Alert Logic’s Rich Long
“Beyond certifications, you must build a culture that encourages teamwork and knowledge sharing. Security is an industry that is constantly evolving. As the technical landscape shifts from on-prem to cloud to containers to serverless, so must our approach to security,” explained Rich Long, vice president of channels at Alert Logic, a provider of security-as-a-service products.
Because MSSPs are more heavily involved in delivering security products and services than partners tend to be, more is expected of them in the way of skills and certifications. This also calls for a larger role in training others, be they clients or peers.
“Some of the best advice I received was to take public-speaking classes. It helps you think through how to speak to large groups and tailor your story to your audience. In these customer-facing roles, often your customer wants an assessment of how things have gone, areas for improvement and plans going forward,” says Mills.
“Knowing how to frame that story depending on the audience – executives and in-the-trenches security teams will be looking for different things – and projecting confidence in your work and plans will go a long way in keeping your customers engaged and happy with their decision to outsource elements of …
… their security operations to you,” Mills added.
In other words, building trust with customers or with an audience from the stage is the paramount skill in MSSPs. That means consistently providing a top performance, right down to the last man on your staff.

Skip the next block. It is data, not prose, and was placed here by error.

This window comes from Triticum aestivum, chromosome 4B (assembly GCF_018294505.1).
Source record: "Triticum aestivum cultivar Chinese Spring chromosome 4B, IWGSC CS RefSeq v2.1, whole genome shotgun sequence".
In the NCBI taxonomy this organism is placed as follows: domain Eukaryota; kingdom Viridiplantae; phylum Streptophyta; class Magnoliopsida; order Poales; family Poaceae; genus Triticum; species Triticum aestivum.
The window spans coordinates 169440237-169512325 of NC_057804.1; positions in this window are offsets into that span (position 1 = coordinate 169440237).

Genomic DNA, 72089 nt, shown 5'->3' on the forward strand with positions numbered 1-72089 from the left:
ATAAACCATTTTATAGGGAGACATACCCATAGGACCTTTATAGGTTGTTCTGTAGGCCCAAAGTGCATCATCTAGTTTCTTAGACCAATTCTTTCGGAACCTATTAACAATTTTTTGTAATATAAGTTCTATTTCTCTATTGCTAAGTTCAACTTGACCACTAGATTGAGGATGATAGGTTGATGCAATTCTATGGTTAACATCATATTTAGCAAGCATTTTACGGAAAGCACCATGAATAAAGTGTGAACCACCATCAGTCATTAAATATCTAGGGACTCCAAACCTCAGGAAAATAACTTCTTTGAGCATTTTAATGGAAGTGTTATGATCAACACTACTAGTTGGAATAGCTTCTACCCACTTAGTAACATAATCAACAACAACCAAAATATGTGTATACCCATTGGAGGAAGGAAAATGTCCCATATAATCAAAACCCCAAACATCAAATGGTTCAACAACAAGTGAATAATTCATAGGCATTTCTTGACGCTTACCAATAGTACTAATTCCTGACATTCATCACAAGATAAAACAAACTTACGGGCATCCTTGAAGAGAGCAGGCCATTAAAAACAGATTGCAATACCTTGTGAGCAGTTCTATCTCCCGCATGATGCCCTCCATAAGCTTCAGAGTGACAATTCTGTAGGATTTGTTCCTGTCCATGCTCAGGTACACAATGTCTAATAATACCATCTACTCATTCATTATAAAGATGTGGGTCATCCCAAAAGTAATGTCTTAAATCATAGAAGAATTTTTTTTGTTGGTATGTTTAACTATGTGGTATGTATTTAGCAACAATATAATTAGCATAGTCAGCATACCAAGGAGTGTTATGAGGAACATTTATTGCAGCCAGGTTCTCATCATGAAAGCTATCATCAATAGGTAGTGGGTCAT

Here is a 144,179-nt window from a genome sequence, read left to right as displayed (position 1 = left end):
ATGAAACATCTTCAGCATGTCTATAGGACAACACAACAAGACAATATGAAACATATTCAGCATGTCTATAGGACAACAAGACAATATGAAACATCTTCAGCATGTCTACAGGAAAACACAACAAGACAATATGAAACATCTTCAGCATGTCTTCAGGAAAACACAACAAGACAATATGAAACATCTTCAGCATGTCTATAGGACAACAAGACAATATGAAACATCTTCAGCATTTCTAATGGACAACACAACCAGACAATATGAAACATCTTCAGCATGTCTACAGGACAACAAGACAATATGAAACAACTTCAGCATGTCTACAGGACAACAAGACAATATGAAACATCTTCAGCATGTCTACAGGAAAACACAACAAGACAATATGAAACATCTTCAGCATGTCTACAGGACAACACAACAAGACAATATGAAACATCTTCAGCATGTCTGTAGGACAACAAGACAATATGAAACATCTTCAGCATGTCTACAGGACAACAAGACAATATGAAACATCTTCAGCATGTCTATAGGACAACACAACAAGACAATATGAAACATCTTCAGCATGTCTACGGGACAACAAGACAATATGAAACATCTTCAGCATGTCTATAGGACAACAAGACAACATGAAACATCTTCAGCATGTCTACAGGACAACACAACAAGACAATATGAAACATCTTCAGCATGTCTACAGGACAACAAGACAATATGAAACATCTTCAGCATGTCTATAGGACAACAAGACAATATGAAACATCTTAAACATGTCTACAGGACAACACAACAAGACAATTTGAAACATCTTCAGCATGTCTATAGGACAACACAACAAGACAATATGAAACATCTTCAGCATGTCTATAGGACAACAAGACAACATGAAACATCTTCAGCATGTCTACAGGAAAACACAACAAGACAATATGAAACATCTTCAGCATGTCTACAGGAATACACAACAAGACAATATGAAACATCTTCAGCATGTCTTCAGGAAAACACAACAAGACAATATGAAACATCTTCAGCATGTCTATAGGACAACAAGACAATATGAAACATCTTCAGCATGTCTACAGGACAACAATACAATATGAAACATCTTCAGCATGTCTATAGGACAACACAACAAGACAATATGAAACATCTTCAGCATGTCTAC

“MSSPs rely on customer trust. In order to stay abreast of the evolving threat landscape, an MSSP needs to ensure that [its] employees are continuously trained on identifying and resolving threats to enterprise information assets. ISACA’s Cybersecurity Nexus (CSX) Training Platform provides individuals with an on-demand live environment in a continuously updated platform where practitioners can develop and hone skills in areas necessary to identify and stop the latest attacks,” says ISACA Futures’ Donahue.
As to technical skills and certifications on the individual MSSP level, the market is high for cloud-specific certifications given the complexities in securing the hybrid and multicloud environments of today.
“From an individual certification perspective, CISSP and GIAC certifications are recognized globally, but there are other cloud-specific certifications organizations for members of the cloud team,” says Long.
He says those include:
AWS Certified Solutions Architect (both Associate and Professional levels)
AWS Certified Developer
AWS Certified DevOps Engineer